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Modifying your drillhole data: Splitting lithologies

By Sam Bain

The “Split Lithology” tool (available in Leapfrog Geo, Geothermal, and Hydro) creates a new lithology column by sub-dividing lithologies in an imported column. Often simple logging will result in repeating intervals on each drillhole and these will need to be separated for modelling purposes. As an example, perhaps three unique limestone units at different depths are encountered by exploratory drilling. These might all be logged simply as “Limestone”. In this case the splitting tool could be used to divide the “Limestone” intervals into “Upper”, “Middle”, and “Lower” units. Then each unit can be modelled separately. It is important to note that the original logged intervals are preserved, and the new splits are made in a new interval column. The modeller can correct or re-interpret the logging without altering the original field data.

This blog explains how the “Split Lithology” tool works by walking through a simple example.

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The dark art of drillhole desurveying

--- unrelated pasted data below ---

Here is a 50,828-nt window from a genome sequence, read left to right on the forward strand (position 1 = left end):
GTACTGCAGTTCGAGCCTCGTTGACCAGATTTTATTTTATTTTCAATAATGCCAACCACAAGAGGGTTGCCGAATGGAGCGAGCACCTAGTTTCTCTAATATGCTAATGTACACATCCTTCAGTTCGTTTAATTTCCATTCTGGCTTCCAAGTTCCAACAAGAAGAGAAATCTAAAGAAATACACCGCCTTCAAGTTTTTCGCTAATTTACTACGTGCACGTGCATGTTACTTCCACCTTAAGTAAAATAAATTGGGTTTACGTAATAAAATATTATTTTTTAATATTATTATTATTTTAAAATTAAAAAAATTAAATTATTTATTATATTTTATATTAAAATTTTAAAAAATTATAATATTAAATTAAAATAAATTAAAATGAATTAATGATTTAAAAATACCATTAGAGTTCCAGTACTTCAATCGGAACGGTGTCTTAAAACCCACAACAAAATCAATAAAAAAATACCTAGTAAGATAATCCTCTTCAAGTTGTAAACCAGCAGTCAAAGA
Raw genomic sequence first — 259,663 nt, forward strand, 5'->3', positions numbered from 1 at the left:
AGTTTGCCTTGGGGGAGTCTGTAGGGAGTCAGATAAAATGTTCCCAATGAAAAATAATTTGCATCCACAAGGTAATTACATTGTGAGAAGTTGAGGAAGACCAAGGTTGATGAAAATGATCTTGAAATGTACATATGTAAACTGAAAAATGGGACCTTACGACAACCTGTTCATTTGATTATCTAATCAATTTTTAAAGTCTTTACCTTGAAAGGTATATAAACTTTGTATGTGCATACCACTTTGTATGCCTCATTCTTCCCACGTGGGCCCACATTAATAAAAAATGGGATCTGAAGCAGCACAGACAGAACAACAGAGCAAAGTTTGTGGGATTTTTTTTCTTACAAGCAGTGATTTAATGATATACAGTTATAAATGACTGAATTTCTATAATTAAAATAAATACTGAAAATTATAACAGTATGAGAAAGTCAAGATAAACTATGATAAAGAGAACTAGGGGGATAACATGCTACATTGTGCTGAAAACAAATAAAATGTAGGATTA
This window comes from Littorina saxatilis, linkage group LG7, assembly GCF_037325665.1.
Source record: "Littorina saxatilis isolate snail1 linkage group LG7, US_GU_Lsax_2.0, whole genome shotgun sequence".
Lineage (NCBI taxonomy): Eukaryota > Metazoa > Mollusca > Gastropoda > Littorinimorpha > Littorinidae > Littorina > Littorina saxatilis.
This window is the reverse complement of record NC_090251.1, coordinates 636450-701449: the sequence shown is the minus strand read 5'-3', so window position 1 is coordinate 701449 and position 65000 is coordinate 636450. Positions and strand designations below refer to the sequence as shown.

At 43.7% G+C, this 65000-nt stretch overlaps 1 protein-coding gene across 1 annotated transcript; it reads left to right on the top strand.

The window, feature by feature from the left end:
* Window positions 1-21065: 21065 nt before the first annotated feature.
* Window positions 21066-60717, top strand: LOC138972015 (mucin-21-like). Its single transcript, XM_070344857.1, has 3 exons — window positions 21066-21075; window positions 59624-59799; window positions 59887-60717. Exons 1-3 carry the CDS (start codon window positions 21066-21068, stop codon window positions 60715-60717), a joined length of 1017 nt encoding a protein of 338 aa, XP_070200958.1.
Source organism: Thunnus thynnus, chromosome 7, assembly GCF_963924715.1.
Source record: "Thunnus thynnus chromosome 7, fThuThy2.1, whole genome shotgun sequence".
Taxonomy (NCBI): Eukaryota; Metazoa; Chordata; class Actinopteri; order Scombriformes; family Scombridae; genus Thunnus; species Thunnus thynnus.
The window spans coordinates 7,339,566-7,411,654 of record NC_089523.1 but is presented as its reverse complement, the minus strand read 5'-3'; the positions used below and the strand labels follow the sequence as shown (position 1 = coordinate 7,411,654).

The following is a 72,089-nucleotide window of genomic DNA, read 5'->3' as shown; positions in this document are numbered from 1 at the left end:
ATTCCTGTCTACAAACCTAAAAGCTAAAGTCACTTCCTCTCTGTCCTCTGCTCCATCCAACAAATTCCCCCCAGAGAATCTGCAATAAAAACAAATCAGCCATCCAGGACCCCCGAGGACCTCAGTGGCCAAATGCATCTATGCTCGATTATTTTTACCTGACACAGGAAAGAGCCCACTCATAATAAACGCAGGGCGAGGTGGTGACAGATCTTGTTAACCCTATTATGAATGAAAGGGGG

By Richard Lane

Desurveying computes the geometry of a drillhole in three-dimensional space based on its collar location and the raw dip (or inclination), azimuth (or direction) and depth data of one or more surveys. The resulting geometry is a polyline – a connected series of (X, Y, Z) coordinates used to find the composite locations.

Only under ideal conditions will the path of a drilled hole follow the original dip and azimuth established at the top of the hole. It is more usual that it will deflect away from the original direction as a result of layering in the rock, the variation in the hardness of the layers, and the angle of the drill bit relative to these layers. The drill bit will be able to penetrate the softer layers easier than the harder layers, resulting in a preferential direction of drill bit deviation.

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Leapfrog interpolation basics

By Kirk Spragg


The Leapfrog software suite uses a mathematical method called interpolation to produce dynamic implicit models.  An interpolation tool, FastRBF™ has been specifically developed by ARANZ Geo. FastRBF™ has revolutionised the way geologists produce geological models, as it dramatically speeds up the process and allows models to be updated dynamically. Although the mathematical details of how FastRBF™ works are somewhat complicated, the basic idea is relatively simple. This blog explains the process using simple examples.

Interpolation is a method that produces an estimate or “interpolated value” of a quantity which is not known at a point X say but is known at other points such as from drillhole data.  With the user’s expert guidance, Leapfrog uses FastRBF™ to “interpolate” or fill in the gaps where there is no data.  This is how Leapfrog creates deposits, intrusions and grade shells from the user’s data. Since FastRBF™ is fast, results can be quickly updated when new data is added, ensuring the implicit model is dynamic.